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Asya C. Sigelman: Pindar’s Poetics of Immortality . Cambridge, Cambridge University Press, 2016. Ebben a könyvében az amerikai kutatónő a pindarosi epinikionköltészet mélyszerkezetét elemzi újszerű megközelítésben. Módszertani szempontból

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Studia Slavica

Was there a goddess Slava in Slavic pagan antiquity? Though there have been voices that it was possible, the analysis of Slavic folklore texts proved the issue to be more complex.

The present paper shows that Ukrainian folklore as well as the folklore of other Slavic peoples may have preserved stable compositional clichés that can be traced back to Indo-European prototypes. In their turn, these clichés may be explained as the verbal reflections of ritual practices and sacred etiquette. It is stated that the final parts of Ukrainian dumas, Russian bylinas, and Serbian heroic songs that contain praise (slava) of natural forces can be regarded as remnants of pagan beliefs with strongly proved Indo-European background. The common motives of slava in different Slavic epic traditions give us important insights into the Slavic pagan religion.

At the end of dumas, bylinas, and South Slavic heroic songs, there is a distinct part in which the singer, apart from the main story, blesses the audience and the universe. This part had preserved the composition scheme comparable to that of Old Indian stuti hymns, Pindaric, and Vedic poetry: 1) an invocation to the deity or a person with higher social rank; 2) a recounting of the previous (semi)mythological precedent; 3) a request.

The obligatory lexical element of the final part of Slavic eposes is slava. As it is mentioned in the context of mourning over the dead or calming the natural forces, it is very likely that the concept was connected to the cult of ancestors and natural forces - one of the most archaic forms of religion. It is proved by two non-neighbouring cognate folklore sources. In Hutsul funerals up to the beginning of the 20th century, slava used to serve as a taboo name of the soul of the deceased. Meanwhile, at least up to 19th century, the Serbs preserved the holiday of slava that is interwoven with the cult of the dead (e.g., kolyvo was eaten during the rite).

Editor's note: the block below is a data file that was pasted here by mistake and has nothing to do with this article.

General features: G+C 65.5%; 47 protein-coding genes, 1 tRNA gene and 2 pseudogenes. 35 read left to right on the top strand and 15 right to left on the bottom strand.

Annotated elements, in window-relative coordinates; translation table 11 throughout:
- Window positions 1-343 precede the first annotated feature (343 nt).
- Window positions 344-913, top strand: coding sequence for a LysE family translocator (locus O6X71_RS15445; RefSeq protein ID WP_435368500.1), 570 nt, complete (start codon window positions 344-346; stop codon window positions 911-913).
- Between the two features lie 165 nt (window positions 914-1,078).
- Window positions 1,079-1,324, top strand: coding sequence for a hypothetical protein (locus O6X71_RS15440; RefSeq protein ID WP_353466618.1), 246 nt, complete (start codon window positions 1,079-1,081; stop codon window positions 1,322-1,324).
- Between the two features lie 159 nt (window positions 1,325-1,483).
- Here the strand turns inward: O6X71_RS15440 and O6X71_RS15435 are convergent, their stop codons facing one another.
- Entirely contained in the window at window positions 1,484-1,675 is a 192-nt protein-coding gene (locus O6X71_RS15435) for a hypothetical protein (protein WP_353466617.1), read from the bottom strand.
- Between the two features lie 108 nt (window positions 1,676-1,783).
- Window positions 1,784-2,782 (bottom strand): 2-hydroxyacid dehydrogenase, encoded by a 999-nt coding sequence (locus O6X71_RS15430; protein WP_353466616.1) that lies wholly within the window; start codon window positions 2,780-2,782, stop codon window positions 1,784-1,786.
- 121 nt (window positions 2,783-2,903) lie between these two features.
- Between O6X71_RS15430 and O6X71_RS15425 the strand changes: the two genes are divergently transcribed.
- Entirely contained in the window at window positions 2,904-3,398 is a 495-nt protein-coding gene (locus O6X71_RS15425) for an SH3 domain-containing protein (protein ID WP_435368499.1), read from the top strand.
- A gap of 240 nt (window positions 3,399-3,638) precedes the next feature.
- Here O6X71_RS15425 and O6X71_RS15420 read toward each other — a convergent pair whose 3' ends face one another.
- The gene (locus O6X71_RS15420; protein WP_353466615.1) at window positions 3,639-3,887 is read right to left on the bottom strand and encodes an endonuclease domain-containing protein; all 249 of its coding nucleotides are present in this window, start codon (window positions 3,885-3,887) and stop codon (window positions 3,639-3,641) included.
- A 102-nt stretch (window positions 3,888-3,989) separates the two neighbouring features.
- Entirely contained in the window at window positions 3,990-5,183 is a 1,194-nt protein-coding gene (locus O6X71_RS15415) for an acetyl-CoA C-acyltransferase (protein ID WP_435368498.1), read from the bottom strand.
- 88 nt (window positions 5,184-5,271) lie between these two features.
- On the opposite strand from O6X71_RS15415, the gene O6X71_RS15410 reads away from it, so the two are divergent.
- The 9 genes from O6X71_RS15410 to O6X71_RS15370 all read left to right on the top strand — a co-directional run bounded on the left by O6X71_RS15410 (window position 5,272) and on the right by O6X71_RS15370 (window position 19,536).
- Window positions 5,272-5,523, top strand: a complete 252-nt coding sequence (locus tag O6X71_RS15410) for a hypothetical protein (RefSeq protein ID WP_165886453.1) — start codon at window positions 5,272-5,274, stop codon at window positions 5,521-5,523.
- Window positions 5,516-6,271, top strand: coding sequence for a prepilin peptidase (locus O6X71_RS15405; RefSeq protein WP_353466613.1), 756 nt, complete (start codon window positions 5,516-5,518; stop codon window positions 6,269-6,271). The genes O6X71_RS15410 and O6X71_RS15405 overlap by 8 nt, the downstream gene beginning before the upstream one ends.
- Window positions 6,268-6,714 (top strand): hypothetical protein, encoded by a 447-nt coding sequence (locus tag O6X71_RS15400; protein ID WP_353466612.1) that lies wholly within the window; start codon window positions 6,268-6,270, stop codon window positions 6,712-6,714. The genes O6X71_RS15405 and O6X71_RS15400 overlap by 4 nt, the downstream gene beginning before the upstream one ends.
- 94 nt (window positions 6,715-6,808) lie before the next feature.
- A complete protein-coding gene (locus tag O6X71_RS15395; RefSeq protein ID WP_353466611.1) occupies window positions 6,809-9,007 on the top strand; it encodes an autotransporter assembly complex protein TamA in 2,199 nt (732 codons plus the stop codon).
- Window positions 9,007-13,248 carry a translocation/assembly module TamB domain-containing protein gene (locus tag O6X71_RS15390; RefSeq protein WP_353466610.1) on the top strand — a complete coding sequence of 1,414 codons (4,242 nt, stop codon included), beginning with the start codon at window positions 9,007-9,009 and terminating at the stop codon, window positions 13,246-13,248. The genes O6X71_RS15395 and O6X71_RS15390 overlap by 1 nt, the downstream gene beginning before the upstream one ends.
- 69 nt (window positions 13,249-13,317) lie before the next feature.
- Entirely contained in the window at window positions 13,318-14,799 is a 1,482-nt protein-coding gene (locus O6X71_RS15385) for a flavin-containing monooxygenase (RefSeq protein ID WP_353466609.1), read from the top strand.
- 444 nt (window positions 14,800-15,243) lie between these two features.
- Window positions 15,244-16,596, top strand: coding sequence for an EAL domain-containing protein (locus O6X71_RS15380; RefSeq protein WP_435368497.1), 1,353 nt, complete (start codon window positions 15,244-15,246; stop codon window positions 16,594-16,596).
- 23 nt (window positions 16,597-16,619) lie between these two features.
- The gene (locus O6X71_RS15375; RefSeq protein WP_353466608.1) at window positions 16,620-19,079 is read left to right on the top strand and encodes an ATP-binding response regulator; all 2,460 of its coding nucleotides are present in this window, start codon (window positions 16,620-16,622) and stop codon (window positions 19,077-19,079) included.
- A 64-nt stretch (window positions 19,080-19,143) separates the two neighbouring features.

Thus, though we cannot claim the existence of the personified goddess named Slava, we have strong evidence about the notion of slava (praise, fame) that could have been current in Common Slavic religion. It is even more likely due to the underlying Indo-European tradition, in which the notion of fame was not personified though crucial for the ideology of warring elites (like in Pindar's lyric).

Such evasive notion of slava that was not always personified though praised comforts very well to the picture of ancient Slavic religion handed down to us by Procopius of Caesarea. He claimed that ancient Slavs praised natural forces, rivers, and forests. Likewise, in the fragments preserved in some of Ukrainian dumas and songs from Kirsha Danilov's collection, the praise (slava) was sung not only to the heroes but also to rivers and fields.

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The warrior queen

The cult of Hellenistic female rulers as the basis of their symbolic participation in military acts

Acta Antiqua Academiae Scientiarum Hungaricae
Author: Lucyna Kostuch

ANRW II 17. 2 1981 Pind. fr. 78, 2–3 Snell; Currie, B. : Pindar and the Cult of Heroes . Oxford 2005, 238